Since the New Year I have been thinking about why, after 5 years of living in our neighborhood, I still get excited about Greek food in Astoria. It dawned on me that my excitement stems from a lot places: the abundance, the quality, and the fact that Greek food in Astoria continues to evolve and change.
I recently posed the question on Twitter about people’s favorite Greek restaurants in Astoria. The names that rolled in were the neighborhood’s heavy hitters, the long time, family run, sit down and spend the whole evening Greek restaurants of Astoria.
These are the places I fell in love with when I first moved to Astoria because they felt like family, and they felt like home. And maybe that’s why – along with great quality, affordability and generous portions – we all fell in love with them. Places like Telly’s Taverna, Stamatis, Agnanti, Gregory’s 26 Corner Taverna, Taverna Kyclades, Zenon Taverna, E-Taverna, Loukoumi, Bahari, Kopiaste and more.
While these restaurants focus on more traditional recipes and menus, sit-down restaurants like Ovelia and MP Taverna have taken these beloved family recipes and added more modern twists. This past weekend I had the pleasure of having brunch at Ovelia and talking with the Astoria-raised brothers who own it, Pete and Chris Giannakas.
We talked about how how both brothers and their Mom and Dad contributed to the menu and to the restaurant’s recipes and success overall. As always, their vision started with traditional Greek recipes that they reinterpret in new and inventive ways. Their Dad never turns off the Food Network at home, Chris said, they are all interested in the past, and in current trends in food as well.
Recently, a newer incarnation of Greek eateries has sprung up in Astoria, sporting sleeker branding and menus filled with organic ingredients and heralding lighter, healthier – or even local and sustainable – fare. This is not to say the older Greek restaurants have ever skimped in this arena. The owner of Taverna Kyclades drives to Hunts Point Fish Market in the Bronx while the rest of us are sleeping to get the very best, freshest seafood available in the city.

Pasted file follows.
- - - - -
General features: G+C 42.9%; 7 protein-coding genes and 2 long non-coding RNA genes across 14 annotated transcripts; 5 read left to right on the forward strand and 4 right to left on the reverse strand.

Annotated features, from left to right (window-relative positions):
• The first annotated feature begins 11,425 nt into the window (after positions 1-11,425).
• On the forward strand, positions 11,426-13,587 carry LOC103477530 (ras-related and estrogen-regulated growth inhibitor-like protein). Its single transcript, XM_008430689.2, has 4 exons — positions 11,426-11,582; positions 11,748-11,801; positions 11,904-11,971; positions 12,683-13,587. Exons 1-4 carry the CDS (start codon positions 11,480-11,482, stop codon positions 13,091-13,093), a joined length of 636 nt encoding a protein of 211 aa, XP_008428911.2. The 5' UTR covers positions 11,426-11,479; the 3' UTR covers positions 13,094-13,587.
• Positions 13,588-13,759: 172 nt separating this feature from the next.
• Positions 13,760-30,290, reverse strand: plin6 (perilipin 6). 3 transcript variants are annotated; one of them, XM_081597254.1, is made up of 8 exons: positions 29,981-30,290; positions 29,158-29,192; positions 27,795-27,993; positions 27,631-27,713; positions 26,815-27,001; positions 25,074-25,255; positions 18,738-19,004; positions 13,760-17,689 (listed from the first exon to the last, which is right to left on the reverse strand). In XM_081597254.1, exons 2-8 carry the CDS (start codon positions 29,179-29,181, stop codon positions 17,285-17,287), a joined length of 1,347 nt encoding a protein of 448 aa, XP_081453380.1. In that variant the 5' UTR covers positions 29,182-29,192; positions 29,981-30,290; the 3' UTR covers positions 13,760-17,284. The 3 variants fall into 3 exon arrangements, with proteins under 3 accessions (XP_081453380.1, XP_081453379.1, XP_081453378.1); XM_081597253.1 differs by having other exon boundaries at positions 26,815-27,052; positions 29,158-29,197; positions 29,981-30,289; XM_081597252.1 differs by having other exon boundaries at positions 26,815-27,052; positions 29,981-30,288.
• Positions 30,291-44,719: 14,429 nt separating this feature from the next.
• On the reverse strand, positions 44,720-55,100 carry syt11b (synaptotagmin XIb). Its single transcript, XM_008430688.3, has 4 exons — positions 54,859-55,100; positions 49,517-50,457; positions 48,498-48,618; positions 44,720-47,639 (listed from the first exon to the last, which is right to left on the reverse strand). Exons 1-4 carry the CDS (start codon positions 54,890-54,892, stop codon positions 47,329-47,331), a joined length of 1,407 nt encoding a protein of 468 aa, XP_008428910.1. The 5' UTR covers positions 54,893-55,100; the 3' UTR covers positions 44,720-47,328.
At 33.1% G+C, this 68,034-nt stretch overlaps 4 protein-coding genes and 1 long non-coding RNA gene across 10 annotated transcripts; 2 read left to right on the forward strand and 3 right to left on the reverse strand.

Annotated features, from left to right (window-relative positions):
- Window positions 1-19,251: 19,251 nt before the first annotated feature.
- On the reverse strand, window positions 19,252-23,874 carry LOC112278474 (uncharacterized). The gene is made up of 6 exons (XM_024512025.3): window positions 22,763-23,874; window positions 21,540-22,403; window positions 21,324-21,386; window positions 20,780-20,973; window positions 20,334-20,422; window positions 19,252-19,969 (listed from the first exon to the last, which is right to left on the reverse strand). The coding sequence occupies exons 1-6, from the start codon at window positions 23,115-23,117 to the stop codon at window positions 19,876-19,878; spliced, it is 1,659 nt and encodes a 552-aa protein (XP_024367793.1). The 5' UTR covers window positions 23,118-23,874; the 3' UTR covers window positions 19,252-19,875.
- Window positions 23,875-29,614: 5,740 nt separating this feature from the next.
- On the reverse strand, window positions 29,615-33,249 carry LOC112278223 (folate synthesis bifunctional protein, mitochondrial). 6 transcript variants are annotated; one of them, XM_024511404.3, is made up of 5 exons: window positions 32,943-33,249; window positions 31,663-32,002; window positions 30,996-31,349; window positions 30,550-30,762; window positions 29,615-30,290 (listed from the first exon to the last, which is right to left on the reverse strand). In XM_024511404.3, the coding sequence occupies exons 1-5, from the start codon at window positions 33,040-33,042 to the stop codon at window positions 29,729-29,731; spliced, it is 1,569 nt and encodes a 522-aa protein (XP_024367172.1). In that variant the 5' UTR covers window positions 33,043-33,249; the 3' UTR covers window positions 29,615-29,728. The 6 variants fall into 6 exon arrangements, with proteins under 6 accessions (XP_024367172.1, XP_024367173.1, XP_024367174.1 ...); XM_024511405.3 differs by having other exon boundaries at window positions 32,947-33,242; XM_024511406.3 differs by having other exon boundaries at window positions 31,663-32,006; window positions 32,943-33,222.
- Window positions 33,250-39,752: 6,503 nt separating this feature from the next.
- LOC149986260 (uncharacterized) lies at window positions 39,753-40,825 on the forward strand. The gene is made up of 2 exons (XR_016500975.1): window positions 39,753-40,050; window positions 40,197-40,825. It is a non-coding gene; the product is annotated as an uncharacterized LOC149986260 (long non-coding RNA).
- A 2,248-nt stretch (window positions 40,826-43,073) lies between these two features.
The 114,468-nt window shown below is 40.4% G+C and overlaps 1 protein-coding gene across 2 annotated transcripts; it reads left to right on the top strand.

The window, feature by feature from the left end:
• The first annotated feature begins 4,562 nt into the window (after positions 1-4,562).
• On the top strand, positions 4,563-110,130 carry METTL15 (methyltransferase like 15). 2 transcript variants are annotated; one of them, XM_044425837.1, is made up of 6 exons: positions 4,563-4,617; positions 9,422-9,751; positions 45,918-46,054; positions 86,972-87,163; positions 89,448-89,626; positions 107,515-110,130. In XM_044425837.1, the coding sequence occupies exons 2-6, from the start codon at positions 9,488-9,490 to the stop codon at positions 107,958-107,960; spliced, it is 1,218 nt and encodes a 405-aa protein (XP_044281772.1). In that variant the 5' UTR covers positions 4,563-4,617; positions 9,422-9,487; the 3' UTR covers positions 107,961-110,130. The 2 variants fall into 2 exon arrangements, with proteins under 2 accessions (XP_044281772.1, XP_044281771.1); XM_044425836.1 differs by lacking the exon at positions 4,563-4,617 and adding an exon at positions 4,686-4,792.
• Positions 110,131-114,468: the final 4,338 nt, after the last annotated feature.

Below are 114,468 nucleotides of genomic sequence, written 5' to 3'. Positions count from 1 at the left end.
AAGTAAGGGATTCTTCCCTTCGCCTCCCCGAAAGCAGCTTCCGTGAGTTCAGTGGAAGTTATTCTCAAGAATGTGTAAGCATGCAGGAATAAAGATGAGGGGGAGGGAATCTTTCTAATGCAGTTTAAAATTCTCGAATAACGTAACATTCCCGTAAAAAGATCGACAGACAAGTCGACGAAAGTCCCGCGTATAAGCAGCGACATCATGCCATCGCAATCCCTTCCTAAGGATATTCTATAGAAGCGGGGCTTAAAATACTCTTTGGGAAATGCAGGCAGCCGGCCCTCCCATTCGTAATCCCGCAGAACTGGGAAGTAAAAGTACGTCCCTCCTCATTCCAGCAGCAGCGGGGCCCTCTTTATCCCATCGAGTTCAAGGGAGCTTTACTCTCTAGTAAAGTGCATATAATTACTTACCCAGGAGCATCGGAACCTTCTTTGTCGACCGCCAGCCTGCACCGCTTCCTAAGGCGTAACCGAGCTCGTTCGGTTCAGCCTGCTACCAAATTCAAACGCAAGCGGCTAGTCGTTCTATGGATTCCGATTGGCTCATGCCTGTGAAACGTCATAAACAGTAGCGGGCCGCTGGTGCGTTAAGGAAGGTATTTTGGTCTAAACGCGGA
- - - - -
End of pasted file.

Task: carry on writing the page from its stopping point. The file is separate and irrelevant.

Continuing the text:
Stix on 30th Avenue is one of these new places, a small Greek owned chain with two locations already in Manhattan. According to a recent post by Give Me Astoria, owner Stathis Antonakopoulos grew up in Astoria, and it was a dream of his to open a place here. Stix will soon be joined by Piatsa Souvlaki (also on 30th Avenue) and SVL Bar, coming soon to 31st Street and Astoria Boulevard. But one could say that the great BZ Grill piloted this concept of fast, less formal, high-quality, well-branded and well-marketed Greek fare.
One of the first things that struck me when I first started spending time in Astoria was the neighborhood’s “cafe culture.” It is yet another incarnation of Greek food and culture that makes Astoria unique from other neighborhoods in New York City, and special too. While the iconic Athens Cafe has recently closed, places like Avenue (and the owner’s newer venture, Tru, on Ditmars), Grand Cafe, Flo, To Laiko Coffee Shop, and Cafe Boulis have thrived.
Perhaps the most obvious incarnation of Greek food in Astoria is busy sending smoke up on the side of the road: our awesome street food carts. I recently asked the Astoria-raised “Souvlaki Lady” of Ditmars her favorite places to eat in the neighborhood and she mentioned many of the traditional and more modern Greek restaurants above. When I asked Kostas, the Souvlaki King of Astoria where he liked to eat in the neighborhood, he called out Franky’s souvlaki cart on the same block, 31st Avenue, as also being great.
The last and most important thing I would highlight is taste. Go taste the grilled octopus at Zenon Tavena, E-Taverna, or MP Taverna, the bronzino at Tavena Kyclades, the galaktoboureko at Victory Sweet Shop, the melomakarona at Artopolis, the tyropita at Tu Laiko, Yaya’s or Cafe Boulis, the lamb dishes at Ovelia or Gregory’s 26 Corner Taverna, the souvlaki at Soulvlaki King or the Souvlaki Lady’s carts, Frappe at Flo or Tru, and I could go on and on.
An analogy my girlfriend suggested, which I really like, is how when you travel somewhere you seek out the old and new, the traditional and experimental to get to really know a place through its food. The fact that we can do this in our own backyards with Greek food here in Astoria is nothing short of wonderful. Don’t miss out. Get out there and try it all.